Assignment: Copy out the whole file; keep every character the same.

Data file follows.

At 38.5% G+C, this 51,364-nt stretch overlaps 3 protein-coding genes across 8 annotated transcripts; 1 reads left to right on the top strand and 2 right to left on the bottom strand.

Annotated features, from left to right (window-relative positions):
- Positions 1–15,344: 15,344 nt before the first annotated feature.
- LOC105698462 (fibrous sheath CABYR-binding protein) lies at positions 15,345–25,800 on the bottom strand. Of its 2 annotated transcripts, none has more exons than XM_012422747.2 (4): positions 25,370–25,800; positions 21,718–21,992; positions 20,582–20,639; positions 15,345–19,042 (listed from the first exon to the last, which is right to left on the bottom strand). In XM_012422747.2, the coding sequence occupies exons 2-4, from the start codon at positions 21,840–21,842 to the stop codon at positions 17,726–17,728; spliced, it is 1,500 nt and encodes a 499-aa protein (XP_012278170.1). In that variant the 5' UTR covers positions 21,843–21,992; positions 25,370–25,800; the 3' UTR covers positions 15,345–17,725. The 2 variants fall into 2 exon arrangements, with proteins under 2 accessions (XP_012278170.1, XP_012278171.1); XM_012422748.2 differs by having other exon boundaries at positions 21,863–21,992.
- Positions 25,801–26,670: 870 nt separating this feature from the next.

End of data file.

At 38.5% G+C, this 51,364-nt stretch overlaps 3 protein-coding genes across 8 annotated transcripts; 1 reads left to right on the top strand and 2 right to left on the bottom strand.

Annotated features, from left to right (window-relative positions):
- Positions 1–15,344: 15,344 nt before the first annotated feature.
- LOC105698462 (fibrous sheath CABYR-binding protein) lies at positions 15,345–25,800 on the bottom strand. Of its 2 annotated transcripts, none has more exons than XM_012422747.2 (4): positions 25,370–25,800; positions 21,718–21,992; positions 20,582–20,639; positions 15,345–19,042 (listed from the first exon to the last, which is right to left on the bottom strand). In XM_012422747.2, the coding sequence occupies exons 2-4, from the start codon at positions 21,840–21,842 to the stop codon at positions 17,726–17,728; spliced, it is 1,500 nt and encodes a 499-aa protein (XP_012278170.1). In that variant the 5' UTR covers positions 21,843–21,992; positions 25,370–25,800; the 3' UTR covers positions 15,345–17,725. The 2 variants fall into 2 exon arrangements, with proteins under 2 accessions (XP_012278170.1, XP_012278171.1); XM_012422748.2 differs by having other exon boundaries at positions 21,863–21,992.
- Positions 25,801–26,670: 870 nt separating this feature from the next.